Although it's been over two weeks since I started this blog, I haven't properly introduced myself. I'm Sid Mani. Since I'm not famous or anything yet, I'll start from the beginning.
I'm INTJ, chaotic neutral, and Sagittarius, if those mean anything. I prefer Star Trek over Star Wars, spaces over tabs, and vim over emacs.
I grew up in a rather well-known valley in northern California.
My childhood was fairly comfortable, although it was frequently disturbed by my deep mistrust of authority, total hatred of the educational system, and tendency to do whatever I wanted to.
My adulthood has been much the same.
I spent the better part of my childhood fiddling with wires in a plastic garden shed.
I learned to program at age 9, and to solder circuits at age 11.
In fifth grade, I received a permanent daily detention for solving homework problems mentally as I was called on instead of actually doing them at home. I remember wondering, for the first time, how much happier I would be if I could just stop attending school.
Later that year, I built the first few iterations of what would become my go-kart.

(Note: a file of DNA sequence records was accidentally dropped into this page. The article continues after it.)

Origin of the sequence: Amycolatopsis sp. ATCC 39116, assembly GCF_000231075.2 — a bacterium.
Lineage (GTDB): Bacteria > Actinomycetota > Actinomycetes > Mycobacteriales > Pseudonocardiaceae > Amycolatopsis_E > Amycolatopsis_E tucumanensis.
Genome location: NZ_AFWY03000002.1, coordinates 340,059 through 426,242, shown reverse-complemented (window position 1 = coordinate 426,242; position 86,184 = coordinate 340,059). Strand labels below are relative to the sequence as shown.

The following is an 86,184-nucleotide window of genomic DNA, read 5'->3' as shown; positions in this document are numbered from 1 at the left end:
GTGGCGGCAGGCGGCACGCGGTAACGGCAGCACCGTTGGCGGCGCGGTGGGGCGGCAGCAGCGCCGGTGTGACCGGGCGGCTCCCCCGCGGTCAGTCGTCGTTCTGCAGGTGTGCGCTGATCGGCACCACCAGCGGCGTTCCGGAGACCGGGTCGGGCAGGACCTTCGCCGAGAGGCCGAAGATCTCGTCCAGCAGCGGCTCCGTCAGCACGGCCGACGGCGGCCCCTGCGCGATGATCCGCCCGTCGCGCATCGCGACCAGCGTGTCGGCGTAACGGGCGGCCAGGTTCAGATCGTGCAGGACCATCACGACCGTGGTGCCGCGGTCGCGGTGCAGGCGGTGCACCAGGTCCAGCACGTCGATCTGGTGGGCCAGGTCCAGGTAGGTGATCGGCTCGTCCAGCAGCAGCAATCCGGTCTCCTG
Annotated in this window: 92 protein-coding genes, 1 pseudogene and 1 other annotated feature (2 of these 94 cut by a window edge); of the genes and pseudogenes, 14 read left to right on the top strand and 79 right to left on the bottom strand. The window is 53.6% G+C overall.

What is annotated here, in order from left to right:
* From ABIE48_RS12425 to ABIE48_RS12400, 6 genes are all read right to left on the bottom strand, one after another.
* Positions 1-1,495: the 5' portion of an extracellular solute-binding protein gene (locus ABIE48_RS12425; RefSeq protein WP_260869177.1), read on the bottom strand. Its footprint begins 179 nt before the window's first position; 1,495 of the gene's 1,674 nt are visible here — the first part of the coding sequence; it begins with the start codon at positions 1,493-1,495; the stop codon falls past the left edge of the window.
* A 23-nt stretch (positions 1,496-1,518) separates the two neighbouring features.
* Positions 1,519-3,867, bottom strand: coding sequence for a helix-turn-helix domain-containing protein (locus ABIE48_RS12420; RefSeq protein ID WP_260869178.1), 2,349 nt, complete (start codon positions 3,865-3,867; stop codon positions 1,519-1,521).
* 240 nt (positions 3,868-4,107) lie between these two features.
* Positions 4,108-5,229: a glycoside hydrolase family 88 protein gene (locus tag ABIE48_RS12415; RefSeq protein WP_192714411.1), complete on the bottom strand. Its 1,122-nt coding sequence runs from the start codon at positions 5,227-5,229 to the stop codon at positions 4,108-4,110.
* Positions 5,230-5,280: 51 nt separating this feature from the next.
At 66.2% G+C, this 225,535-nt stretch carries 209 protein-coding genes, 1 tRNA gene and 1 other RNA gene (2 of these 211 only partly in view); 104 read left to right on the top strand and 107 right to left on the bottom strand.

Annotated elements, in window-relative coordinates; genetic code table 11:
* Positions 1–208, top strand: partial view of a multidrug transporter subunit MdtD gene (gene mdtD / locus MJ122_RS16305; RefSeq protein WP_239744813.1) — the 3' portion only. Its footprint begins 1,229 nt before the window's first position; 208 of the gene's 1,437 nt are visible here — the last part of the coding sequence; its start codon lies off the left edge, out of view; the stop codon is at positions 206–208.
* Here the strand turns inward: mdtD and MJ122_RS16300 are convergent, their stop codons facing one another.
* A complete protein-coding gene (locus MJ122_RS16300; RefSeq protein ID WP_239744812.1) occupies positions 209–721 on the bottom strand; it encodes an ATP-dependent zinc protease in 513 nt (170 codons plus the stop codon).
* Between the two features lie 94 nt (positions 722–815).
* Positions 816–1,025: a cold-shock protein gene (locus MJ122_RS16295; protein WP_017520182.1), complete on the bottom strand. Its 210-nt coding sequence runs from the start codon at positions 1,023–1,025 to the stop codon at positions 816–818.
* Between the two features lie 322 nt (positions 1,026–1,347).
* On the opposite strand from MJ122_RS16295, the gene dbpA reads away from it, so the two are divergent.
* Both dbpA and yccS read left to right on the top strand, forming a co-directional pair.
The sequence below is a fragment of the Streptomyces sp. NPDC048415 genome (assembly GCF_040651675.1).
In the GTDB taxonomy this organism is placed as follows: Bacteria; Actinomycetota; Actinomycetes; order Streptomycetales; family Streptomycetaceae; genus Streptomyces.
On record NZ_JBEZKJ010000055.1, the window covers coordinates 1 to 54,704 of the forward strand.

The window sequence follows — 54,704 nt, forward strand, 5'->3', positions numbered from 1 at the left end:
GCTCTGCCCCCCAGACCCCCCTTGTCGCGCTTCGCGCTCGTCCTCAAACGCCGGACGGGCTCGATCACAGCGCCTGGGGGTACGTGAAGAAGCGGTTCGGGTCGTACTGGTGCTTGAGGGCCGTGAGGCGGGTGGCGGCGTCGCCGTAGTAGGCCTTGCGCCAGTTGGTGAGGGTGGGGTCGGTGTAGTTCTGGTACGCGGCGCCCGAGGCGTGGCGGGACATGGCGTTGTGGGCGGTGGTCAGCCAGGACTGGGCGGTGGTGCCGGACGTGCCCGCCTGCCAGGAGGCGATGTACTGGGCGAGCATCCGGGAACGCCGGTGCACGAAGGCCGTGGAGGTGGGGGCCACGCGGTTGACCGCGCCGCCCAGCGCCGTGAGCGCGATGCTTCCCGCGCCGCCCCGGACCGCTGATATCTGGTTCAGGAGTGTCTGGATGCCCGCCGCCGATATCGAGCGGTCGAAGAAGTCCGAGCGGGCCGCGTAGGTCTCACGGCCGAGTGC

In sixth grade, I failed my science fair project because I tried to create a perpetual motion machine with a hard drive platter and magnets. It didn't work (surprise), and apparently concluding that the laws of thermodynamics held true was not enough for my teacher to give me a passing grade. I've never seriously attempted any science fairs since.
The following summer, I built a quadcopter, which caught fire shortly after I painstakingly soldered six (!) circuit boards.
Middle school ended, and high school began.
The summer after freshman year transformed me. I taught myself Japanese. I built an electric go-kart, and even got some attention from the press. I probably have more emotional attachment to this machine than I do to any person my age.
I built the quadcopter that 12-year-old me couldn't.
Sophomore and junior year were a mess. In high school, I encountered for the first time the greedy, résumé-obsessed, careerist mindset that most students I've met since are consumed by. That mindset is the antithesis of everything I believe in. People under its influence turn their lives into a perpetual audition, hoping that society will confer success and happiness upon them if they perform well enough. Their behavior is conformist at best and desperate at worst. The second half of high school was, as a result, a special kind of hell designed to crush individuality, bravery, creativity, hope, and everything I value.
That isn't to say, though, that I was crushed.
Fall of junior year, I built a Tesla coil.
Fall of senior year, I wrote a video game.
That more or less summarizes my life until today. I'll end this post with a quote that I live by, from the Hitchhiker's Guide to the Galaxy:
There is an art, [the Guide] says, or rather, a knack to flying. The knack lies in learning how to throw yourself at the ground and miss. -Douglas Adams